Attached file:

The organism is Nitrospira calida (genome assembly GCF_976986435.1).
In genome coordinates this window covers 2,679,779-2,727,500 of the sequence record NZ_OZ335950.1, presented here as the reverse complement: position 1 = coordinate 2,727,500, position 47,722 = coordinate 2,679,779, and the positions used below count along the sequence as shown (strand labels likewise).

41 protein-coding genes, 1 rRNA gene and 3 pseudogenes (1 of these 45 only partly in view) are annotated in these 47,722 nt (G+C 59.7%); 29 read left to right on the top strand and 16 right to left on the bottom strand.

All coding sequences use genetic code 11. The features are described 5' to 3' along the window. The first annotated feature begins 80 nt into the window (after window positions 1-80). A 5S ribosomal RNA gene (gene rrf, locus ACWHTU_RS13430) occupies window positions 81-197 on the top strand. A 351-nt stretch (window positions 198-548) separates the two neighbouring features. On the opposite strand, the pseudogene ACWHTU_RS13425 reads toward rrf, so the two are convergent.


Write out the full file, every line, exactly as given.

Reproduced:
The organism is Nitrospira calida (genome assembly GCF_976986435.1).
In genome coordinates this window covers 2,679,779-2,727,500 of the sequence record NZ_OZ335950.1, presented here as the reverse complement: position 1 = coordinate 2,727,500, position 47,722 = coordinate 2,679,779, and the positions used below count along the sequence as shown (strand labels likewise).

41 protein-coding genes, 1 rRNA gene and 3 pseudogenes (1 of these 45 only partly in view) are annotated in these 47,722 nt (G+C 59.7%); 29 read left to right on the top strand and 16 right to left on the bottom strand.

All coding sequences use genetic code 11. The features are described 5' to 3' along the window. The first annotated feature begins 80 nt into the window (after window positions 1-80). A 5S ribosomal RNA gene (gene rrf, locus ACWHTU_RS13430) occupies window positions 81-197 on the top strand. A 351-nt stretch (window positions 198-548) separates the two neighbouring features. On the opposite strand, the pseudogene ACWHTU_RS13425 reads toward rrf, so the two are convergent.